Photo by Lee Brauer photography
Susan Reed, Commonwealth Architects' project manager for the Empire Theatre and Little Theatre renovation, discovered some curiosities while examining the original blueprints for the buildings at the Library of Virginia.
The Empire's first name was the Star Theatre. Other than the name, however, it stands as drawn.
The rendering of the Little, the neighboring "motion picture house," is not. As though to compensate for its jewel-box size and evoke being transported into a room of dreams, the drawn building sports four classical columns supporting an elaborate portico roof topped by faces linked by garlands. C.K. Howell's name is on the plan, but until now, the building was attributed to Charles K. Bryant, a Powhatan County native and prominent Richmond architect. "It's not really clear what happened," Reed says. "But after these drawings were made, either the budget or the client's preference changed."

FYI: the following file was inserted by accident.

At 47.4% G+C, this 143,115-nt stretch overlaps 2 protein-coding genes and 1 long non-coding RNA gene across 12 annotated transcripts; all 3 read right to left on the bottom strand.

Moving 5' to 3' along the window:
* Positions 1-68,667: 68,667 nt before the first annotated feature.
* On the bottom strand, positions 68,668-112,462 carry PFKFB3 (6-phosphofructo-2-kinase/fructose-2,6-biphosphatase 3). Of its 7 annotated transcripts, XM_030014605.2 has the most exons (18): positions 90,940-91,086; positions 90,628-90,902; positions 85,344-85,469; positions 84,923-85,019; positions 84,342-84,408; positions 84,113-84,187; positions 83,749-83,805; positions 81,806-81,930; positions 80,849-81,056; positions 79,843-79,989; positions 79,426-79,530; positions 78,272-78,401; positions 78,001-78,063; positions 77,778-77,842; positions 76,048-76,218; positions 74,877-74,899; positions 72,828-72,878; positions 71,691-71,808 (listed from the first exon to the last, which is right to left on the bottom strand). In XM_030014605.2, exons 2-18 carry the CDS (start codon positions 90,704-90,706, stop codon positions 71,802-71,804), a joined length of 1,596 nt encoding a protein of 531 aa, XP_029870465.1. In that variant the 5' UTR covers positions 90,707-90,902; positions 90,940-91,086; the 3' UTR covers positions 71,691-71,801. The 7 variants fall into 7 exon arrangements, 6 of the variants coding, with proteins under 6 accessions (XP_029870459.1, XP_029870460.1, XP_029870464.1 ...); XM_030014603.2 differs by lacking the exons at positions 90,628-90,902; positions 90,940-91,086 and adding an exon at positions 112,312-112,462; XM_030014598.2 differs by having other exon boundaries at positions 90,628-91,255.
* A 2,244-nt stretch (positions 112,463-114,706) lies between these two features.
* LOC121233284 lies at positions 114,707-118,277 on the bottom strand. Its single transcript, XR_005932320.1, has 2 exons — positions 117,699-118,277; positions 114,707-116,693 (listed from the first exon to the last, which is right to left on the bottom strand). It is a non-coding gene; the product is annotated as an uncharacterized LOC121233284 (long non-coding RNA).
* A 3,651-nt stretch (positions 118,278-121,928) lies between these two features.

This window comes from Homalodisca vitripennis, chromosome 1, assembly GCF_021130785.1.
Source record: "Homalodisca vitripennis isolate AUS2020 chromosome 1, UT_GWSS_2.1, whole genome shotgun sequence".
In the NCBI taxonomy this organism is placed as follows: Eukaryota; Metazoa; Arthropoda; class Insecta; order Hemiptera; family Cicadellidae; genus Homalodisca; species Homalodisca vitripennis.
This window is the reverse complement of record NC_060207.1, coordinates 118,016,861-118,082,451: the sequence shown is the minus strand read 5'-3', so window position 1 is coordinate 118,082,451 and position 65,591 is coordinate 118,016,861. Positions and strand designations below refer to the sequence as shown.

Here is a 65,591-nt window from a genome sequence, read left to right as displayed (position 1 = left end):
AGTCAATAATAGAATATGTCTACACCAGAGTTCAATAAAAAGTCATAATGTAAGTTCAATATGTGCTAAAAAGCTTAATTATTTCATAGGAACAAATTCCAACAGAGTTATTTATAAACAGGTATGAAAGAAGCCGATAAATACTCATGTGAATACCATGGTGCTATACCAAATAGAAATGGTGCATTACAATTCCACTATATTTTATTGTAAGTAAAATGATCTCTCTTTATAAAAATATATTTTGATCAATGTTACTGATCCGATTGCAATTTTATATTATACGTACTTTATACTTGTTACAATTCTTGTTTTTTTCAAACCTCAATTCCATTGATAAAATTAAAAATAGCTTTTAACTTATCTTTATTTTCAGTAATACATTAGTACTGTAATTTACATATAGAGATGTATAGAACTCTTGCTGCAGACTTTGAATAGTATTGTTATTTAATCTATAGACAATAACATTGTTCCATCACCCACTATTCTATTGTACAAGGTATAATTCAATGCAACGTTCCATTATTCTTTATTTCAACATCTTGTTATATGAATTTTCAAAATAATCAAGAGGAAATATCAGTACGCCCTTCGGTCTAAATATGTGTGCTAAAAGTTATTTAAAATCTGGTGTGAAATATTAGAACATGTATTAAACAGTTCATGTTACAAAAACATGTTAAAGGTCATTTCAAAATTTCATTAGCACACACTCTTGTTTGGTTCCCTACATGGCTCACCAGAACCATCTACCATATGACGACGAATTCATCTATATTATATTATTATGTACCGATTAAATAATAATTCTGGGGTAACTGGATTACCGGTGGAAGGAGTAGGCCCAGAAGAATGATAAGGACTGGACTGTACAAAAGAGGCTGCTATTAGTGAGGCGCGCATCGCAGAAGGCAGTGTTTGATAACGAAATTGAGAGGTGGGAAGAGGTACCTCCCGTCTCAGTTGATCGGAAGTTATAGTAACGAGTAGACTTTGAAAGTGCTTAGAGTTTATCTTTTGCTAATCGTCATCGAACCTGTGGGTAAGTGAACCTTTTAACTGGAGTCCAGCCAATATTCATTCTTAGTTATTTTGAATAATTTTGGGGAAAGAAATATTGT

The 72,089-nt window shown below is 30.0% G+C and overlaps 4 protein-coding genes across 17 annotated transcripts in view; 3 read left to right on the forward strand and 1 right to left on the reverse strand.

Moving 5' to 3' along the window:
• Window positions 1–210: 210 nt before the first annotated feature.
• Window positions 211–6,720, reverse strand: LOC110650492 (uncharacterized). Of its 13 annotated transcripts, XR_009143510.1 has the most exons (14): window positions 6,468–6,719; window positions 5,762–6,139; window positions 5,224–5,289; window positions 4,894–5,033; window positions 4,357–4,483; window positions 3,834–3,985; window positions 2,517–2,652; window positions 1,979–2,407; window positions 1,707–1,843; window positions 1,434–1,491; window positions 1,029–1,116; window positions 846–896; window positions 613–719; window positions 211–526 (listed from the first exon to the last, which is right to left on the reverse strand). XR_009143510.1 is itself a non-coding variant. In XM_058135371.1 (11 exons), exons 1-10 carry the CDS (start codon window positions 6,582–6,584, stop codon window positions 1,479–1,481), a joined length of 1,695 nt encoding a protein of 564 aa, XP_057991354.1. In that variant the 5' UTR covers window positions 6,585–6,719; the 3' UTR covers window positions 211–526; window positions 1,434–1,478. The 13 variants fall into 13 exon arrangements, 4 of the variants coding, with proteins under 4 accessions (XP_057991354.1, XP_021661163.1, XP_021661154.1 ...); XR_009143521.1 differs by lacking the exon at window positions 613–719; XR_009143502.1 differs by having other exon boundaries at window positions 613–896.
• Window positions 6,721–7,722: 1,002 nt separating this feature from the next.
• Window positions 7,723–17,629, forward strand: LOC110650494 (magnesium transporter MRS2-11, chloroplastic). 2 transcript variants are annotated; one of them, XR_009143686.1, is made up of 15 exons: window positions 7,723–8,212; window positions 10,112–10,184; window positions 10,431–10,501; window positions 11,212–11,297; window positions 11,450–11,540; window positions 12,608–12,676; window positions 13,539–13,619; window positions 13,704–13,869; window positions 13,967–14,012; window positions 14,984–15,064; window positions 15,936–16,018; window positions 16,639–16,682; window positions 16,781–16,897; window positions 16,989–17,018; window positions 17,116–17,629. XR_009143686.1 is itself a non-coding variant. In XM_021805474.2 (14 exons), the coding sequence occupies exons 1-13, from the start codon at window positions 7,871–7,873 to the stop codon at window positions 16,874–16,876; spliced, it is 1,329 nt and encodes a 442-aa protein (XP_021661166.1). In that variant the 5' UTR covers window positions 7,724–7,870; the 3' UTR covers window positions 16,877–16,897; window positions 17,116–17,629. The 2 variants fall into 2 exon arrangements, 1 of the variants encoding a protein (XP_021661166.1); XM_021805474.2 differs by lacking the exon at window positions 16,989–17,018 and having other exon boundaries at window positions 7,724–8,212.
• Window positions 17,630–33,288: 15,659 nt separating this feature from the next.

The Little as built resembles Bryant's hand rather than Howell's. Bryant's architectural accomplishments include the one he was most proud of, the columned and pedimented downtown John Marshall High School (1909, demolished 1960), Richmond Hall at Union Theological Seminary and the City Auditorium (adapted as a Virginia Commonwealth University athletic center). These are handsome buildings that blend tradition with the modern Chicago school of architecture. Thus, the Little is Classical Revival adorned with Art Deco flourishes.
According to Bruce Miller, the Little exhibits the sole remaining original Art Deco marquee in the city proper. Part of the ongoing $1 million exterior renovation includes restoring both marquees. Miller says of the Little's, "It'll be one of those old-fashioned kinds that you have to replace the lettering by hand."